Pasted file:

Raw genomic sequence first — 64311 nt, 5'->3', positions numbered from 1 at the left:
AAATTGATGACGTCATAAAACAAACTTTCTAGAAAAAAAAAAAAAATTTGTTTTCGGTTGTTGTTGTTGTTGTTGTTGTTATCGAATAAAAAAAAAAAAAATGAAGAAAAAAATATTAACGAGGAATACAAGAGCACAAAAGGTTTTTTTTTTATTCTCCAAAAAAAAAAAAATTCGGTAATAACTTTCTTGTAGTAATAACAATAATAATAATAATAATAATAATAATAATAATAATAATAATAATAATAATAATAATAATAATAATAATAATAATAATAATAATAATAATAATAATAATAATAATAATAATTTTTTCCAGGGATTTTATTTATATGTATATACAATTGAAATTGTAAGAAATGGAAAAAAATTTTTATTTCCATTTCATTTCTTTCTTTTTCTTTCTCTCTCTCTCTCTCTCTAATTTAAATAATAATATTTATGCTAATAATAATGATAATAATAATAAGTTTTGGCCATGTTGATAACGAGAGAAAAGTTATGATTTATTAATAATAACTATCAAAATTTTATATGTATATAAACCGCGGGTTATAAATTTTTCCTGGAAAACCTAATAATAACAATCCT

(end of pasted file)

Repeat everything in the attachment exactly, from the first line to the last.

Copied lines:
Raw genomic sequence first — 64311 nt, 5'->3', positions numbered from 1 at the left:
AAATTGATGACGTCATAAAACAAACTTTCTAGAAAAAAAAAAAAAATTTGTTTTCGGTTGTTGTTGTTGTTGTTGTTGTTATCGAATAAAAAAAAAAAAAATGAAGAAAAAAATATTAACGAGGAATACAAGAGCACAAAAGGTTTTTTTTTTATTCTCCAAAAAAAAAAAAATTCGGTAATAACTTTCTTGTAGTAATAACAATAATAATAATAATAATAATAATAATAATAATAATAATAATAATAATAATAATAATAATAATAATAATAATAATAATAATAATAATAATAATAATAATAATAATAATAATTTTTTCCAGGGATTTTATTTATATGTATATACAATTGAAATTGTAAGAAATGGAAAAAAATTTTTATTTCCATTTCATTTCTTTCTTTTTCTTTCTCTCTCTCTCTCTCTCTAATTTAAATAATAATATTTATGCTAATAATAATGATAATAATAATAAGTTTTGGCCATGTTGATAACGAGAGAAAAGTTATGATTTATTAATAATAACTATCAAAATTTTATATGTATATAAACCGCGGGTTATAAATTTTTCCTGGAAAACCTAATAATAACAATCCT